Expression analysis of SPATA31 RNA and protein within human primary fibroblast (HFF) cells. a RT-PCR analysis on cDNA isolated from total human RNA (Clontech) and from Mouse RNA. The PCR primers were designed to amplify the highly conserved region within the long coding exon for human. For mouse, we amplified a region spanning exons 1–3. The UBE1 gene was used as control. Quantitative PCR for the same tissue samples is shown in Additional File 8. b Antibody staining of HFF cells with fixation under dark conditions versus a treatment with 200 J/m2 UVC and 24 h further growth at two different magnifications (63x and 100x). Nuclei in the first column are stained with DAPI (blue), and SPATA31 staining is shown in the second column (red). In the third column, the green staining in the 63x pictures is cellular cytoskeleton detected with an antibody against tubulin and in the 100x columns the nucleolus with an antibody against Per2 [45]. See Additional File 12 for further quantification of SPATA31 response of re-localization upon different exposure to UVC. We noted some variation of relative SPATA31 protein localization between cytoplasm and the nucleus depending on the cell cycle and fixation protocol as well as dark–light conditions during fixation similar to other UV response proteins such as H2Ax (reviewed in [46] and see Methods)

We raised an antibody against peptides shared by the A and C types to assess the protein localization at the sub-cellular level (see Additional File 9 for documentation of the specificity of the antibody). We found that during mitosis the SPATA31 protein accumulates around the spindle (Additional File 10). In lung and sinus tissue, the protein is mostly expressed in the epithelial layer, but almost all of the cells show expression in tonsil tissue (Additional File 11). We focused most of the further analysis on human foreskin fibroblasts (HFF), which represent primary and non-immortalized cells of the ectoderm. Here, SPATA31 proteins are primarily localized to the nucleus with an enhanced staining seen in the nucleolus—especially under dark conditions (Fig. 5b).

Based on the domain and similarity analyses above, we reasoned that SPATA31 protein may be involved directly or indirectly in the repair pathway of UV-induced DNA damage and/or for the recruitment of the DNA repair molecules to damaged sites via its PCNA interaction domain. Therefore, we exposed various human cell lines to different strength and time intervals of UVC light. We found a consistent shift and/or upregulation from nucleolar localization to a spread across the entire nucleus in these experiments (Fig. 5b and Additional File 12). This effect was also seen in other proteins involved in UV damage repair [26].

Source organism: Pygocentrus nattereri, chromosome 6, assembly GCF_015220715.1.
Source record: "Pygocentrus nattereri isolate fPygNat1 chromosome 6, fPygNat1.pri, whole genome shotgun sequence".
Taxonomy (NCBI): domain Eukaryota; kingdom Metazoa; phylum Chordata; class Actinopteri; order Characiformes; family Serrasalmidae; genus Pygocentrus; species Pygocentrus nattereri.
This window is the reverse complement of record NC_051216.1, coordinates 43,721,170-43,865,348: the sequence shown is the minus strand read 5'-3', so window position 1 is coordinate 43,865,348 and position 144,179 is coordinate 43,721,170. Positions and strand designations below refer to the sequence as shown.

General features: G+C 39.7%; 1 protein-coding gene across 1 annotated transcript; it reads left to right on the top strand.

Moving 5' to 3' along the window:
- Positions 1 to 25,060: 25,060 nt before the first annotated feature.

SPATA31 function

To investigate the molecular function of SPATA31A/C genes, we targeted exon 1 of the SPATA31A/C genes via CRISPR/Cas mediated mutagenesis [27, 28] (Additional File 13) in human foreskin fibroblast cells (HFF). We did not expect to obtain a full knockout because we were targeting a multi-copy gene; rather, the goal was a reduction in functional gene numbers. To estimate the types and frequencies of mutations induced across different copies, we amplified fragments around the expected lesion and sequenced them via Illumina sequencing. This allowed us to identify single cell clones with low and high frame shift mutation numbers (Additional File 14). For further analysis, we selected one of the best growing cell lines from each class, Cl1 (low number of frameshifts) and Cl2 (high number of frameshifts) using untreated HFF cells as control.

We tested whether the mutated cell lines would show an effect with respect to UV-induced cell damage and death. Both the Cl1 and the Cl2 cells had elevated sensitivity to UVC treatment compared to control. Stronger effects were seen in the Cl2 cells (Fig. 6a). Using digital PCR analysis we found that the two different HFF cell lines had incidentally a natural difference in copy number. Cell line HF2450 has eight copies of SPATA31A and three of SPATA31C; cell line HF2703 has nine SPATA31A copies and four SPATA31C (numbers refer to diploid copy number). We compared these two cell lines in the same UV damage test and found that the one with more copies is somewhat less sensitive to UVC irradiation (Fig. 6b).
Fig. 6

Increased UV sensitivity of mutated HFF cells. To assess the UVC sensitivity, we used the LDH cytotoxicity assay to measure the release of LDH from damaged or dead cells. This is a very sensitive cell toxicity test [37] and [38]. a Differences between controls and mutated cells between the two types of mutated cell lines, Cl1 (low) and Cl2 (high) and non-mutated control cells. b Differences between the low copy cell line HFF2450 and the high copy cell line HFF2703. P-values of Student’s t test are indicated as * < 0.05, ** < 0.01, and *** < 0.001